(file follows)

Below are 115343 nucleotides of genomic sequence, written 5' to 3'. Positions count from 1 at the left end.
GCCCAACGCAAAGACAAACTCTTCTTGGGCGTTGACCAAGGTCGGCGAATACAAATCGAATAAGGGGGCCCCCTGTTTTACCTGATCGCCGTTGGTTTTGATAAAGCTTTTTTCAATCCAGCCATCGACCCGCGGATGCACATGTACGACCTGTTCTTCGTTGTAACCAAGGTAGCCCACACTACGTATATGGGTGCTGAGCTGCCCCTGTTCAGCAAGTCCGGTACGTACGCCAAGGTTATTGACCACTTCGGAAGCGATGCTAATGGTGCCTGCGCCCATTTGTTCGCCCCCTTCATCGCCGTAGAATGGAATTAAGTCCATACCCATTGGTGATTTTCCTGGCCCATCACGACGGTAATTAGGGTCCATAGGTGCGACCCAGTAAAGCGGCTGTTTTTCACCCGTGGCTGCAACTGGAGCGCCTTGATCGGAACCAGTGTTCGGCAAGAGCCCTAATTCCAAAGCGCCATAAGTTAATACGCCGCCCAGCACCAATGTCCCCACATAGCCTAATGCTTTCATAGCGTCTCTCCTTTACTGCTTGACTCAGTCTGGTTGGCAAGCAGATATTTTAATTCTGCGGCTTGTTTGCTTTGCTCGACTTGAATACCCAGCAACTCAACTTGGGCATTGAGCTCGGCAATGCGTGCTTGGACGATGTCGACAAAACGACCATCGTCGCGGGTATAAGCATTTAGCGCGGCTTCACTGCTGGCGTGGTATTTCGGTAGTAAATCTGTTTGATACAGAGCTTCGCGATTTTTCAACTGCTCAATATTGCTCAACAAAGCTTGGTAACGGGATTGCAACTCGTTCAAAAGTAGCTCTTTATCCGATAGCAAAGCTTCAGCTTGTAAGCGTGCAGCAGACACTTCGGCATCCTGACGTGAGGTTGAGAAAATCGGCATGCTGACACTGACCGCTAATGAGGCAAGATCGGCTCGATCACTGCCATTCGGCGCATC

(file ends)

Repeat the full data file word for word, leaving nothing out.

Below are 115343 nucleotides of genomic sequence, written 5' to 3'. Positions count from 1 at the left end.
GCCCAACGCAAAGACAAACTCTTCTTGGGCGTTGACCAAGGTCGGCGAATACAAATCGAATAAGGGGGCCCCCTGTTTTACCTGATCGCCGTTGGTTTTGATAAAGCTTTTTTCAATCCAGCCATCGACCCGCGGATGCACATGTACGACCTGTTCTTCGTTGTAACCAAGGTAGCCCACACTACGTATATGGGTGCTGAGCTGCCCCTGTTCAGCAAGTCCGGTACGTACGCCAAGGTTATTGACCACTTCGGAAGCGATGCTAATGGTGCCTGCGCCCATTTGTTCGCCCCCTTCATCGCCGTAGAATGGAATTAAGTCCATACCCATTGGTGATTTTCCTGGCCCATCACGACGGTAATTAGGGTCCATAGGTGCGACCCAGTAAAGCGGCTGTTTTTCACCCGTGGCTGCAACTGGAGCGCCTTGATCGGAACCAGTGTTCGGCAAGAGCCCTAATTCCAAAGCGCCATAAGTTAATACGCCGCCCAGCACCAATGTCCCCACATAGCCTAATGCTTTCATAGCGTCTCTCCTTTACTGCTTGACTCAGTCTGGTTGGCAAGCAGATATTTTAATTCTGCGGCTTGTTTGCTTTGCTCGACTTGAATACCCAGCAACTCAACTTGGGCATTGAGCTCGGCAATGCGTGCTTGGACGATGTCGACAAAACGACCATCGTCGCGGGTATAAGCATTTAGCGCGGCTTCACTGCTGGCGTGGTATTTCGGTAGTAAATCTGTTTGATACAGAGCTTCGCGATTTTTCAACTGCTCAATATTGCTCAACAAAGCTTGGTAACGGGATTGCAACTCGTTCAAAAGTAGCTCTTTATCCGATAGCAAAGCTTCAGCTTGTAAGCGTGCAGCAGACACTTCGGCATCCTGACGTGAGGTTGAGAAAATCGGCATGCTGACACTGACCGCTAATGAGGCAAGATCGGCTCGATCACTGCCATTCGGCGCATC